Rationale: There are no drugs that have been shown to effectively treat the core social impairment of autism. Objectives: The purpose of this study was to examine the effectiveness and tolerability of memantine for social impairment in children and adolescents with pervasive developmental disorders (PDDs). Materials and methods: Medical records of 18 patients with PDDs consecutively treated with open-label memantine were retrospectively reviewed. The data reviewed included prospectively obtained assessments of severity (S) and improvement (I) using the Clinical Global Impressions Scale (CGI). Pretrial and follow-up parent ratings were also available on six patients using the Aberrant Behavior Checklist (ABC). Results: Eighteen patients (15 male, 3 female; mean age=11.4 years, range 6-19 years) received memantine (mean dosage=10.1 mg/day, range 2.5-20 mg/day) over a mean duration of 19.3 weeks (range 1.5-56 weeks). Eleven of 18 (61%) patients were judged responders to memantine based on a rating of "much improved" or "very much improved" on the CGI-I. Significant improvement was also seen on the CGI-S. Improvement was primarily seen clinically in social withdrawal and inattention. Adverse effects occurred in 7 of 18 (39%) patients and led to drug discontinuation in 4 of 18 (22%) patients. Thirteen of 18 (72%) patients received stable doses of concomitant medications during the memantine trial. Conclusions: In this open-label retrospective study, memantine was effective in a number of patients with PDDs. Controlled studies are warranted to further assess the efficacy and safety of memantine in PDDs.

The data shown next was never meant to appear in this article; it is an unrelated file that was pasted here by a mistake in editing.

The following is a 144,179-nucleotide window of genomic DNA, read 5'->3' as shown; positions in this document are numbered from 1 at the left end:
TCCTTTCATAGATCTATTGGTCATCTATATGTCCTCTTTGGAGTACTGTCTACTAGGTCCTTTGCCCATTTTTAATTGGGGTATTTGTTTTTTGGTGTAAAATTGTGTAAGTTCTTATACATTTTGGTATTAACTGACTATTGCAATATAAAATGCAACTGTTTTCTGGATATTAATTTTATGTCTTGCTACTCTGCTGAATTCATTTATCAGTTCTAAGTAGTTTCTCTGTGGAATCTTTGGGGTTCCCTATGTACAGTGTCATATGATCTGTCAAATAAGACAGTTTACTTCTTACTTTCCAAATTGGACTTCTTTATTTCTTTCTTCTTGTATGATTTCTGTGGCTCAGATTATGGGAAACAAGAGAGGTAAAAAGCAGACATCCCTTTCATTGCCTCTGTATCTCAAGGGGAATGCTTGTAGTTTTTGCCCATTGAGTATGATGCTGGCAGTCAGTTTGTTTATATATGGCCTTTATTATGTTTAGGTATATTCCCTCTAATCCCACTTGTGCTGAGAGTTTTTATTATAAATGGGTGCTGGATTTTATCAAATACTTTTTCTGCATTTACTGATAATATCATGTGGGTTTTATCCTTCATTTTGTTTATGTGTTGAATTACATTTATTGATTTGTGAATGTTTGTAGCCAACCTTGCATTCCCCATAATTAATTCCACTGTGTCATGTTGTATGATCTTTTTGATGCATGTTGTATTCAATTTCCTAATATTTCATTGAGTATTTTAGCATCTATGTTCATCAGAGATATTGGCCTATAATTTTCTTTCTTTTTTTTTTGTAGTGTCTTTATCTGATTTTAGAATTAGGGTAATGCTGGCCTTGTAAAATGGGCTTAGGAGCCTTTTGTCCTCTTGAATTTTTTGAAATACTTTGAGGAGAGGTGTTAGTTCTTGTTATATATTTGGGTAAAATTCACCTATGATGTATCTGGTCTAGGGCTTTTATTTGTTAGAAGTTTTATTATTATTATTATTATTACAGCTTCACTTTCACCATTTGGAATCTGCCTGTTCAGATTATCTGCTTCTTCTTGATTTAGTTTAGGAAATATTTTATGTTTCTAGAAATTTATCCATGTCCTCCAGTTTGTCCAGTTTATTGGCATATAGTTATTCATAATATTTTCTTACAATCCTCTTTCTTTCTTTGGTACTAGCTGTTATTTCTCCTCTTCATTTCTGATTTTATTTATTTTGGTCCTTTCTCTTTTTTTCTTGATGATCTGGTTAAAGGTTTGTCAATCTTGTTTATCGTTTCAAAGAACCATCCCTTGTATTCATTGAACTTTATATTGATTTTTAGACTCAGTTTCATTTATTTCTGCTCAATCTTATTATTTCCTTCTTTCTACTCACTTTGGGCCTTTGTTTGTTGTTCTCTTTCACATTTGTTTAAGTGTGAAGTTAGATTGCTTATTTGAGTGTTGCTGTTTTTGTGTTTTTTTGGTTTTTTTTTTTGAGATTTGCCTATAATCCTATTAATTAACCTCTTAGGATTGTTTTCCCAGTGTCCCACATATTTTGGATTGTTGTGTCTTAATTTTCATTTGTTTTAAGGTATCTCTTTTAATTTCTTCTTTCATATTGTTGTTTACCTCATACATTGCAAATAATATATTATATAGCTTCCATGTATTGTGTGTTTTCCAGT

- Open-label trial
- Pervasive developmental disorder
- Social impairment
ASJC Scopus subject areas